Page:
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Review: The Duke (2020)

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Eccentrics are a crucial driver of the history of English law, albeit not always in the direction they desire. The stubborn Englishman (and this sort of obsessive does tend to be male) is a crucial feature of our legal system Any student of the law is familiar with the cases of, say, Mr Blackburn or Mr Boddington or Mr Thoburn, where pure, seemingly (and often actually) foolish insistence on principle, led to a significant decision clarifying or the law. Even fiction embraces such figures (perhaps most famously The Winslow Boy).

Readers of Mr Thomas Grant KC’s wonderful volume Jeremy Hutchinson’s Case Histories (John Murray, 2016) will be familiar with one of the greatest eccentrics in the history of English case law, Mr Kempton Bunton, who was tried for the ‘theft’ of a portrait of the Duke of Wellington in 1965 (four years after the painting had been taken). Mr Bunton would claim that he had taken the painting merely to highlight his pet cause (all eccentrics have one) of free television licences for the old and disabled. Despite his apparent confession, Mr Bunton was able to escape most liability on account both of his capturing the sympathy of the jury and some masterful legal manœuvering on the part of his brief, Mr Jeremy Hutchinson QC.Later the Lord Hutchinson of Lullington

Mr Grant KC’s book sets out every detail of the legal drama, but the film based on the same events, The Duke, manages to capture something of the psychological motivations underlying the legal eccentric. So often in discussions of legal history, characters from case law appear merely as interlopers into legal theatre, without much sense of the fact that these are human beings. The Duke, starring Jim Broadbent as Mr Bunton, does a sterling job of contextualising why it is that one man could be so seemingly pigheaded as to risk everything for a seemingly foolish crusade.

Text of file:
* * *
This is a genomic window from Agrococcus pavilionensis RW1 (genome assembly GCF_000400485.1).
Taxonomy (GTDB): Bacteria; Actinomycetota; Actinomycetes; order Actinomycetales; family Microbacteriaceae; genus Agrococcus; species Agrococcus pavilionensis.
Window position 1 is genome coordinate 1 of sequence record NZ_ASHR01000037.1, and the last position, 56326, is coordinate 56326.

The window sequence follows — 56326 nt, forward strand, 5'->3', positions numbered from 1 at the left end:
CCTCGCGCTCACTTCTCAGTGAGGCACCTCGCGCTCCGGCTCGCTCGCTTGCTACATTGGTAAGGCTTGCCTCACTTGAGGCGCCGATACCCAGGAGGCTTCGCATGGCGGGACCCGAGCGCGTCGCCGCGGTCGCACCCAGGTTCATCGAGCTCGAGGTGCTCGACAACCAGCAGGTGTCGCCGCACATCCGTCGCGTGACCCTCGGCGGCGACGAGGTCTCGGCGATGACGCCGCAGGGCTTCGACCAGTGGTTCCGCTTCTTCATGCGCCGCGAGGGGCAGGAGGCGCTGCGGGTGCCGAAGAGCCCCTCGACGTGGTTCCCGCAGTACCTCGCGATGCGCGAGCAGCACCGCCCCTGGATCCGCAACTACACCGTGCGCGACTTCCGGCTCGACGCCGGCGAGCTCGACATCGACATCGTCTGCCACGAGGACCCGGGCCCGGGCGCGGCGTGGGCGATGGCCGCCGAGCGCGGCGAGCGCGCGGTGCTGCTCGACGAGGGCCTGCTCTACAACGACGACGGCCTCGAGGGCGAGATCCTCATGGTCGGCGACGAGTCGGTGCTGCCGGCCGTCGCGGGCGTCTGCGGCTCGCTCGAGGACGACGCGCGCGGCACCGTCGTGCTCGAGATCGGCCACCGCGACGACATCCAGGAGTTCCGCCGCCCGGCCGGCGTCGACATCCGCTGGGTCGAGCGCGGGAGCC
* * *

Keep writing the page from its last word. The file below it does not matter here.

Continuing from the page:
Mr Bunton is shown a man thrown about by history. His father was disabled in the First World War (by an accident involving a British tank, rather than the enemy), and had grown increasingly isolated from society. Mr Bunton, in turn, had lost his child, and struggled with how to express his grief, in a society where a working-class man had little voice to articulate the pain of such a loss. A failed playwright, whose many scripts failed to galvanise society as he had hoped, Mr Bunton was desperate for some sort of cause, some sort of way to express his value of community. The loss of his daughter, along with a formative episode where he nearly was lost in a rip tide, made him passionate about humanity, about community. When fellow bakery workers mock a South Asian coworker, Mr Bunton stands up and walks out rather than be complicit. When television licence inspectors come to demand payment, rather than simply pay up, as his wife (Helen Mirren) wants, Mr Bunton chooses prison on principle.